Fortune seems to have dealt first-year Coast Union math teacher Andrew Crosby a nearly unbeatable hand. Following graduation and the receipt of a teaching credential from Cal Poly in 2017, the Morro Bay resident’s first job opportunity came from CUHS.
And along with the teaching assignment, Crosby has been named head coach of Bronco football, and has also accepted the athletic director’s position.
“I have this twenty-five minute drive in the morning – one of the most beautiful drives in the world – and I come here to work with some great students. Yes, I am very fortunate, because I know where else I could have been.”
He teaches algebra II, college math, pre-calculus and calculus.
Crosby, who has never coached at the high school level, finds himself in the opportune position of having venerable coach Charlie Casale on board as head of football operations. Crosby will work with the defense and handle administrative duties.
Casale, with more than 40 years of football coaching experience, led the Mt. Whitney High School football teams to a 143-69-2 record over 20 years, is in that school’s hall of fame – and has served as an assistant and as a head coach for many years at Coast Union.
“We plan to hire a good young assistant coach” to help with the defense, Casale explained in an email interview. “I feel good about the direction of the program. … Andrew has a lot of excellent qualities as a football coach … he is enthusiastic and a very good teacher,” Casale added.
Casale and Crosby recently attended a coaching clinic at the University of Southern California. “The game is constantly changing, so we want to be up to date with the latest techniques to teach our players,” Casale said.
Crosby was asked about his approach to rules about attendance at football practices, and student-athlete accountability. “Current AD Ron Garcia and I have the same philosophy on team commitment. In my mind, the reward is being able to play in a game. You signed up for football to be part the program.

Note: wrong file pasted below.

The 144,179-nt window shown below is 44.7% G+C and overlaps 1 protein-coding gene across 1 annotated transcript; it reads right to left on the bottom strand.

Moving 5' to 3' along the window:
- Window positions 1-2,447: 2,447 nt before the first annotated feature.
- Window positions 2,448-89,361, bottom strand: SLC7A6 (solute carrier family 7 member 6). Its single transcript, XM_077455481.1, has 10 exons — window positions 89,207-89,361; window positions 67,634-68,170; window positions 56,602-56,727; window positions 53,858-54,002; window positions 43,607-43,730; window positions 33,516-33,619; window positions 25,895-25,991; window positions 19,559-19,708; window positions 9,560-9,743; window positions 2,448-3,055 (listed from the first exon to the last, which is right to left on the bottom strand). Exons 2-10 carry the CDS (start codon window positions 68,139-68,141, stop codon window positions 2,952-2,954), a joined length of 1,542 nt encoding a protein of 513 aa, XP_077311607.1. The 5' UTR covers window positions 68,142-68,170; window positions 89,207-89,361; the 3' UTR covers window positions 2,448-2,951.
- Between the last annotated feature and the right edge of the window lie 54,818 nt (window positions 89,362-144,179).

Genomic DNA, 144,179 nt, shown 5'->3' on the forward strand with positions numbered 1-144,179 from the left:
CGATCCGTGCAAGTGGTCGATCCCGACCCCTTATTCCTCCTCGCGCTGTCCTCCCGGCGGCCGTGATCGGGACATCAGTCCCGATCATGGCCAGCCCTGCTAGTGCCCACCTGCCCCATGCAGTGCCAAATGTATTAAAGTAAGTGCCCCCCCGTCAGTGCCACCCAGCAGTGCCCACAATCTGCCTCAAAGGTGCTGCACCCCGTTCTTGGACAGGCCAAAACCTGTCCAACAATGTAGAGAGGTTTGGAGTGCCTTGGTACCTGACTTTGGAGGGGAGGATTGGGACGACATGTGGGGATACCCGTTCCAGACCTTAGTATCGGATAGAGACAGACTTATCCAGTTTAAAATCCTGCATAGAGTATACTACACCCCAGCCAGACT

“You’re going to show the discipline to be part of the program. If you don’t want to commit to it, we’ll know early on and you can go do something else with your time. Especially in football, I’m not going to put someone out on the field who hasn’t been coming to practice.
“If they get injured, I take full responsibility, because they don’t know how to block … because they didn’t attend tackling drills. I won’t allow that. We only have them for a couple hours a day for practice, so that’s the challenge.”
Crosby’s student teaching assignment at San Luis Obispo High School was, “a little rough,” he explained in an interview during the new teacher’s prep period earlier this month.
“I was teaching ninth-grade algebra, which is like everyone’s least favorite class of he day. I had 30 kids in my class. Some days were hard – I had to really try to keep my expectations in line.
“Every day I wanted 100 percent engagement – but sometimes two-thirds of the class could care less.
“But here, it’s so much different. This is a great school to be in. As a parent, I would be more than happy to send my kid here. The class sizes are perfect, the students are great – they work hard, they’re nice to each other. I couldn’t ask for much more.”
Regarding his assignment as athletic director, “I want to continue everything that Ron (Garcia) has done,” including staying in close touch with athletic directors from other Coast Valley (League) teams.
The good luck that has fallen into Crosby’s hands vis-à-vis landing a teaching position in the bucolic Coast Union environment doesn’t assure pre-league football victories against bigger schools like Laguna Blanca (Coast’s third game of the season this fall).
But attending the USC football clinic “got me fired up,” Crosby explained. And having an experienced, respected coach like Casale in a leadership position brings a smile to Crosby’s face.
“I’m so fortunate to have this opportunity. And I’m really looking forward to football.”